If You See An Alligator

ABOUT ALLIGATORS...

Swimming Alligator

© TPWD 2003/Photo by Earl Nottingham

The American alligator was once very common in rivers, creeks, and backwater sloughs of East and South Texas. Unregulated market hunting and habitat alteration resulted in near extirpation of the species in Texas by the 1950's. Legal protection, enhanced habitat conditions, and new water impoundment projects have resulted in a rapid repopulation of Texas by alligators during the past 20 years. To complicate matters, an ever-expanding human population continues to encroach upon the alligator's domain. These factors contribute to increased encounters between alligators and people.

Most Texans in "gator country" will live in close proximity to these native reptiles with no confrontations. However, there are occasions when certain alligators become "a nuisance" and must be handled by the proper authorities. TPWD received more than 400 nuisance alligator calls in Southeast Texas during 2003. (A substantial number of these were not true problem gators, and the sheer volume of these reports is taxing available manpower and resources needed to handle the real problems.) More than 100 alligators were relocated, mostly from subdivisions adjacent to natural habitat. A similar number had to be killed in similar situations. In these incidents alligators had lost their fear of humans and exhibited aggressive behavior. Relocation is not always a viable option, as by nature these animals are territorial. Relocating problem animals to other areas often creates greater problems. What is needed is a better-educated populace more able to recognize the few nuisance alligators and to coexist safely with the majority of alligators that are not nuisances.

The current legal definition of a nuisance gator is "an alligator that is depredating [killing livestock or pets] or a threat to human health or safety" under definitions laid out in the Texas Administrative Code (Title 31, Part 2, Chapter 65, Section 65.352). The following information should help you determine if the observed alligator may pose a threat to you or your property. If, after reading the following, you determine that an alligator is a "nuisance," please contact the Texas Parks and Wildlife Department law enforcement communications center in La Porte at (281) 842-8100 or in Austin at (512) 389-4848.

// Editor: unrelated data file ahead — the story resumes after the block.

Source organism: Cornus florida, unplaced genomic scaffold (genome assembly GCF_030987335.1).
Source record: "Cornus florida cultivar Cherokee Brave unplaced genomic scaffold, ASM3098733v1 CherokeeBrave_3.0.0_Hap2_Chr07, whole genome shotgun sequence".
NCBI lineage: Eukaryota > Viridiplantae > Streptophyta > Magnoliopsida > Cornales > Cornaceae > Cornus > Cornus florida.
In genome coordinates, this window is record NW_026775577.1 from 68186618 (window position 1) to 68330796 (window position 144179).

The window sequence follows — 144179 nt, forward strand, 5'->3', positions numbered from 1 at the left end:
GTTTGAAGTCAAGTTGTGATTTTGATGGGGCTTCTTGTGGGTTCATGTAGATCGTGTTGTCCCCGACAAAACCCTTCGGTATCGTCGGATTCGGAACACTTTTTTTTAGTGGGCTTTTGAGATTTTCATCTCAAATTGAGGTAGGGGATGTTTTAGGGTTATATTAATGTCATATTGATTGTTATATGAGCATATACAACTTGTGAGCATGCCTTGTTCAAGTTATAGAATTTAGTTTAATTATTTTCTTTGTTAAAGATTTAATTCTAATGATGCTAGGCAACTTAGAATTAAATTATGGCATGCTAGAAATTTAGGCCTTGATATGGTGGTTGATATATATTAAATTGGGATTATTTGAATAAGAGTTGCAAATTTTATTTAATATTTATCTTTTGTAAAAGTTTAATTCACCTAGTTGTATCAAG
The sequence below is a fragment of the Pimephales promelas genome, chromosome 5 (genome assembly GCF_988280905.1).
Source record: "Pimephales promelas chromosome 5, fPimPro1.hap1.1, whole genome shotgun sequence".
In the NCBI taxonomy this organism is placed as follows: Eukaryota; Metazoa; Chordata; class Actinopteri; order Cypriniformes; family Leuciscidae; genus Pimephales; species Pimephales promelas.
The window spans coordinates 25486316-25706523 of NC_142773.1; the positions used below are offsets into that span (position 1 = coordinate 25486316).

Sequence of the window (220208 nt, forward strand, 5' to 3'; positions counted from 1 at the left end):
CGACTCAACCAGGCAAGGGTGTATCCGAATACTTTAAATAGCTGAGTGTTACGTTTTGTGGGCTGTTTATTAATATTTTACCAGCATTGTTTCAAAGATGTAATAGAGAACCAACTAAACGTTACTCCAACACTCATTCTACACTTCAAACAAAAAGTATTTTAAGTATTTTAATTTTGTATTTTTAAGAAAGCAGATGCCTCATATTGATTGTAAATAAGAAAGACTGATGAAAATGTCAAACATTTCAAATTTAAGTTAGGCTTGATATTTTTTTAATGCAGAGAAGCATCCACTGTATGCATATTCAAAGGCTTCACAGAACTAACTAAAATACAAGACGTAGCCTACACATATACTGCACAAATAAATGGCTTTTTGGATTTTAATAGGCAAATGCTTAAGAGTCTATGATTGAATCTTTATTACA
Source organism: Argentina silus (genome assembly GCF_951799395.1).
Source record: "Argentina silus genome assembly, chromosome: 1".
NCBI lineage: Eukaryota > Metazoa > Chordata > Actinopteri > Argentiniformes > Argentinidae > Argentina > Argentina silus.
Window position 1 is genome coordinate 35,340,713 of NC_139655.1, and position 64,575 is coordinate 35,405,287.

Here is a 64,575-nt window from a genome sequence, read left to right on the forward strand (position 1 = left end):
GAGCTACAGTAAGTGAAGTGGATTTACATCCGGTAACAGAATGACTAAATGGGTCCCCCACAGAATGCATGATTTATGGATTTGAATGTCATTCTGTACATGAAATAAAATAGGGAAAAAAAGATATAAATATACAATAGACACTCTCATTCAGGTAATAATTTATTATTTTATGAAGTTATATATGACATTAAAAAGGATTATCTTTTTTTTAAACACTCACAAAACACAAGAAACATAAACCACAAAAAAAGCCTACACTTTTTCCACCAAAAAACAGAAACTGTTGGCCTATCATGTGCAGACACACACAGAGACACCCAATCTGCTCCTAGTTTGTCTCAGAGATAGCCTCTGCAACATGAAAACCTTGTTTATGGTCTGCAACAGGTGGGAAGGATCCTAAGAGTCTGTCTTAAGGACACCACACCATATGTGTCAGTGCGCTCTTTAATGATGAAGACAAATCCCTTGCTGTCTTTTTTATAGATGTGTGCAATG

IF YOU SEE AN ALLIGATOR...

DOs AND DON'Ts FOR LIVING WITH ALLIGATORS

Adapted from "Living with Alligators," Florida Fish and Wildlife Commission )

Don’t - kill, harass, molest or attempt to move alligators. State law prohibits such actions, and the potential for being bitten or injured by a provoked alligator is high.
Do - call your TPWD regional office if you encounter a nuisance gator that has lost its fear of people.
Don’t - allow small children to play by themselves in or around water.
Do - closely supervise children when playing in or around water.
Don’t - swim at night or during dusk or dawn when alligators most actively feed.
Do - use ordinary common care. Swim only during daylight hours.
Don’t - feed or entice alligators. Alligators overcome their natural shyness and become accustomed or attracted to humans when fed. It is now a Class C misdemeanor, punishable by a fine of up to $500, to intentionally feed an alligator.
Do - inform others that feeding alligators creates problems for others who want to use the water for recreational purposes.
Don’t - throw fish scraps into the water or leave them on shore. Although you are not intentionally feeding alligators, the end result can be the same.
Do - dispose of fish scraps in garbage cans at most boat ramps or fish camps.
Don’t - remove any alligators from their natural habitat or accept one as a pet. It is a violation of state law to do so. Alligators do not become tame in captivity and handling even small ones may result in bites. In particular, never go near baby alligators or pick them up. They may seem cute and harmless, but mama alligator will be nearby, and will protect her clutch for at least two years.
Do - enjoy viewing and photographing wild alligators from a safe distance of at least 30 feet or more. Remember that they're an important part of Texas's natural history, as well as an integral component of many wetland ecosystems.


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